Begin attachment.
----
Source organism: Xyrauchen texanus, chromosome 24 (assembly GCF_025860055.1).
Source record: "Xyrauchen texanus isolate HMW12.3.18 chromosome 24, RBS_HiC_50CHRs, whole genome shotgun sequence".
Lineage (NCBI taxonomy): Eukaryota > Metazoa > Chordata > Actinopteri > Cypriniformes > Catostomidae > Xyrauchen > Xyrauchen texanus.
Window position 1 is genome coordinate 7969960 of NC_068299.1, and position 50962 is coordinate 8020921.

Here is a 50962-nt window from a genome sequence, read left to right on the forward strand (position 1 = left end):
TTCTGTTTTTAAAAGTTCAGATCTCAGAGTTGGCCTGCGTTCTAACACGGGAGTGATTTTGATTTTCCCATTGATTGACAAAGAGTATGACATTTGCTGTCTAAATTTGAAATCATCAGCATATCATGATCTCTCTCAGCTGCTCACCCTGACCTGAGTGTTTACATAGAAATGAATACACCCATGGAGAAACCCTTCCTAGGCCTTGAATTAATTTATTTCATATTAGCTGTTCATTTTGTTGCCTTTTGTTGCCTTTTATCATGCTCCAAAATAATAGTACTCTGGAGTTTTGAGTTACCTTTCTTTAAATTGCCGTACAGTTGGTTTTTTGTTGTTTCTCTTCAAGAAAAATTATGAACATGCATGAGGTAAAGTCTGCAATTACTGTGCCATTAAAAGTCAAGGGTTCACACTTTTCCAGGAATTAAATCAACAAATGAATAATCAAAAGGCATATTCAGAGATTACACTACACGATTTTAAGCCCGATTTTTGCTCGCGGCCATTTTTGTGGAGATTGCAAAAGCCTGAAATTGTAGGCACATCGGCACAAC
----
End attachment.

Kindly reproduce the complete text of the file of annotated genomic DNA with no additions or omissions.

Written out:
Source organism: Xyrauchen texanus, chromosome 24 (assembly GCF_025860055.1).
Source record: "Xyrauchen texanus isolate HMW12.3.18 chromosome 24, RBS_HiC_50CHRs, whole genome shotgun sequence".
Lineage (NCBI taxonomy): Eukaryota > Metazoa > Chordata > Actinopteri > Cypriniformes > Catostomidae > Xyrauchen > Xyrauchen texanus.
Window position 1 is genome coordinate 7969960 of NC_068299.1, and position 50962 is coordinate 8020921.

Here is a 50962-nt window from a genome sequence, read left to right on the forward strand (position 1 = left end):
TTCTGTTTTTAAAAGTTCAGATCTCAGAGTTGGCCTGCGTTCTAACACGGGAGTGATTTTGATTTTCCCATTGATTGACAAAGAGTATGACATTTGCTGTCTAAATTTGAAATCATCAGCATATCATGATCTCTCTCAGCTGCTCACCCTGACCTGAGTGTTTACATAGAAATGAATACACCCATGGAGAAACCCTTCCTAGGCCTTGAATTAATTTATTTCATATTAGCTGTTCATTTTGTTGCCTTTTGTTGCCTTTTATCATGCTCCAAAATAATAGTACTCTGGAGTTTTGAGTTACCTTTCTTTAAATTGCCGTACAGTTGGTTTTTTGTTGTTTCTCTTCAAGAAAAATTATGAACATGCATGAGGTAAAGTCTGCAATTACTGTGCCATTAAAAGTCAAGGGTTCACACTTTTCCAGGAATTAAATCAACAAATGAATAATCAAAAGGCATATTCAGAGATTACACTACACGATTTTAAGCCCGATTTTTGCTCGCGGCCATTTTTGTGGAGATTGCAAAAGCCTGAAATTGTAGGCACATCGGCACAAC